By Allan Hunter

It is starting to feel as if the end is nigh for the cine bibliophile. Annual editions of traditional film guides have migrated on-line or gone to dusty death. Generously illustrated, cut-and-paste volumes on fashionable stars appear to be a thing of the past. Dig a little deeper and there is a sense that any reduction in quantity has been matched by a rise in quality when it comes to the possibilities for the book-loving movie buff on your Christmas list.

Alan Strachan is a man on a mission with his Vivien Leigh biography Dark Star (I. B. Tauris, £25). Leigh is best remembered today for her Oscar-winning screen roles in Gone With The Wind (1939) and A Streetcar Named Desire (1951) and for a tempestuous marriage to Laurence Olivier that made them the golden couple of post-War British theatre. Strachan believes that Leigh’s professional legacy has long been undervalued, firstly by the focus on her striking beauty and secondly by the long shadows of Olivier’s reputation. Past writers have suggested there was only room for one major talent in that relationship. Gaining access to a treasure trove of letters, diaries and photographs recently acquired by the Victoria and Albert Museum, Strachan’s meticulously researched, elegantly written volume is an eye-opener. Strachan’s attention to detail is striking, especially in building a picture of Leigh’s impact on stage. Lady Diana Cooper, for instance, recalled Leigh’s Blanche Du Bois as a “ heart and body-shaking performance”. The villain of the story is critic Kenneth Tynan who seemed to feel that his hero worship of Olivier required him to constantly denigrate Leigh’s abilities. Strachan doesn’t shy away from confronting the tragedies of Leigh’s life and the extreme effects of her bipolarity but he also provides a valuable, authoritative record that supports her status as a great stage and screen actress.

Like Leigh, Sally Field belongs to an elite group of performers who have won two Academy Awards. Field’s Best Actress wins came for Norma Rae (1979) and Places In The Heart (1984). Her memoir In Pieces (Simon & Schuster, £20) feels like a lengthy therapy session in which Field is tough on herself and the people around her. Field turned sixty-five the day her mother died. She has spent the past seven years working her way to an understanding of their relationship and the events that shaped her life. Field reveals a lonely childhood permanently marked by the abusive acts of her stepfather , the stuntman and actor Jock Mahoney. The fact that her mother seemed to know nothing about it, left her as the sole bearer of the shame and chronic insecurity that followed. The desire to become a respected actor was the catalyst that allowed her to access all her anger and conflicted emotions. There are tales of key moments in her professional life from working with acting guru Lee Strasberg to securing her Emmy-winning breakthrough in Sybil (1976) and her fight to convince Steven Spielberg to cast her as Mary Todd in Lincoln (2012). She talks candidly of her time with the late Burt Reynolds whose insecurities transformed him into another controlling, domineering father figure. She described their relationship as “ A perfect match of flaws”. This is far from a typical show business tale and some Fields fans may regret the lack of coverage of many acclaimed films from her career. Instead, this is a painfully honest attempt to confront and understand all the personal heartbreak that contributed to making her feel like the “ poster child for self loathing”. An unusually intimate, heartfelt voyage of self-discovery.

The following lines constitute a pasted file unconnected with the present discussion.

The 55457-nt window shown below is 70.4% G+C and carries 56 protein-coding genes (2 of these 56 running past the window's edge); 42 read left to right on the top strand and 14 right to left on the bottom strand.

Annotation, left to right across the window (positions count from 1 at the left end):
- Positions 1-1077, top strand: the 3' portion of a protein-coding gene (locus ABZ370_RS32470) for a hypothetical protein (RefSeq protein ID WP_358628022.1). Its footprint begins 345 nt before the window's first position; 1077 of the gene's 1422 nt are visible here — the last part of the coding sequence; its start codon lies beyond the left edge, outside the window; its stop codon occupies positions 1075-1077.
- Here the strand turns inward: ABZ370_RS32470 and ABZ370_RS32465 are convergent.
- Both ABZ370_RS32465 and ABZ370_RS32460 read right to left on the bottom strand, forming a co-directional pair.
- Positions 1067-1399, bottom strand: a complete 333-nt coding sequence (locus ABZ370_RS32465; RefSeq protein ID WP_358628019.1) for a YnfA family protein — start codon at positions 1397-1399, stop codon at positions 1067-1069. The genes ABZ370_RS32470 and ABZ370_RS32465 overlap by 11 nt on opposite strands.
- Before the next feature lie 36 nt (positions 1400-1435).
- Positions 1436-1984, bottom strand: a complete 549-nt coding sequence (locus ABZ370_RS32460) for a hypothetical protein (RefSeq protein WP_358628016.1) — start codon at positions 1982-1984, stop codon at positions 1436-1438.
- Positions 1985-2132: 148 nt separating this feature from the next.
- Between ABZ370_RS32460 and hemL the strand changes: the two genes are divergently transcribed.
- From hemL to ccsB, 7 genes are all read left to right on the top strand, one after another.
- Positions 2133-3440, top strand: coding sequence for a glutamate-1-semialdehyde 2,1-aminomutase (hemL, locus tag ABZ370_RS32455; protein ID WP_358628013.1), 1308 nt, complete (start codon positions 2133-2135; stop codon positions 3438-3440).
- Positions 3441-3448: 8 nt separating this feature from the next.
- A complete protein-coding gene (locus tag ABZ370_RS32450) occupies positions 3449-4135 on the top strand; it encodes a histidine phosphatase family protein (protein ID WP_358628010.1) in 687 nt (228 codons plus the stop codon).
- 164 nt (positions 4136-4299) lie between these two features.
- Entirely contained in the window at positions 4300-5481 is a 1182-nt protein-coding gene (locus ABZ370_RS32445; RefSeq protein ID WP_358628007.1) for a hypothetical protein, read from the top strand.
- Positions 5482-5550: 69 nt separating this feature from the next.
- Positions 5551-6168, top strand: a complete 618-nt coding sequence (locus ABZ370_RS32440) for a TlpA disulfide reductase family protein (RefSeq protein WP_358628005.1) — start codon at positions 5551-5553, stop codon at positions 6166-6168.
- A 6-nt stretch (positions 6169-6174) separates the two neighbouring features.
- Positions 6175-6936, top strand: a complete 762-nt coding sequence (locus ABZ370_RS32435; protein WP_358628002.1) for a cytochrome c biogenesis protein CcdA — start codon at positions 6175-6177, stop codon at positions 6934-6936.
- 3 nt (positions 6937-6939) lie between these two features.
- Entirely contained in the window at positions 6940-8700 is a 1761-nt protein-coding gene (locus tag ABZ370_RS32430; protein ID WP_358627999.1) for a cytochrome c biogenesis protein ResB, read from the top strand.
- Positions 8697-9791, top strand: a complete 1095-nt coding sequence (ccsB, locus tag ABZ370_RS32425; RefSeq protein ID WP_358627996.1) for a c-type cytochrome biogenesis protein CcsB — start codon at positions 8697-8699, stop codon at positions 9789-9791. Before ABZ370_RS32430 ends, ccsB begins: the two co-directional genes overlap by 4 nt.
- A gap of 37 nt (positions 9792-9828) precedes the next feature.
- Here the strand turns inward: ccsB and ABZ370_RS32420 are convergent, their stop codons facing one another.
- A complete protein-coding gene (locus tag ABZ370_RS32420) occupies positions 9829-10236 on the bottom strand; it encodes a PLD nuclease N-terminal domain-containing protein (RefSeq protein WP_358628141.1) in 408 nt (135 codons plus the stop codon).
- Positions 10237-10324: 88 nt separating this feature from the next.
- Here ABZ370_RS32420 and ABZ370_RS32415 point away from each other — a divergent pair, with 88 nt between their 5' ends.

Bernard Cribbins celebrates his 90th birthday this month. His long career runs the gamut from Carry On capers to the classics via Doctor Who, Jackanory, chart-topping music success and beloved family favourite The Railway Children. The self-deprecating title of his autobiography Bernard Who? (Constable, £20) seems very typical of the man. His matey memoirs achieve his self-proclaimed aim of capturing the feel of a natter and a pint down the pub with an old friend. There are tales of his time as a paratrooper during National Service and an abundance of anecdotes concerning Peter Sellers, Lionel Jeffries, James Mason, David Tennant and many more. A gentle, endearing read that is just the thing for a cosy, fireside read on a winter’s afternoon.

Eric Idle also provides a fair amount of jollity with Always Look On The Bright Side Of Life: A Sortabiography (Weidenfeld & Nicolson, £20). Idle looks back in glee at a career dominated by Monty Python but stretching over five decades of film, television and stage success. Names are dropped as casually as a sweetie wrapper with Idle recounting tales of close personal friends from Robin Williams, and George Harrison to David Bowie and Micke Jagger. Idle clearly believes that laughter is the best medicine and his “ sortabiography” is breezily entertaining.

Film magazine Little White Lies has dipped a toe into the film book market with a series called Close-Ups. Matching the ethos of the magazine, they combine attractive illustrations with lively writing and comprise pocket-sized volumes on Isle Of Dogs director Wes Anderson (by Sophie Marks Kaufman), a survey of New York Movies (by Charles Bramesco) and reflections on Vampire Movies (by Mark Asch). Published by William Collins and priced at £9.99 each they are the kind of handy stocking fillers that you thought didn’t exist anymore.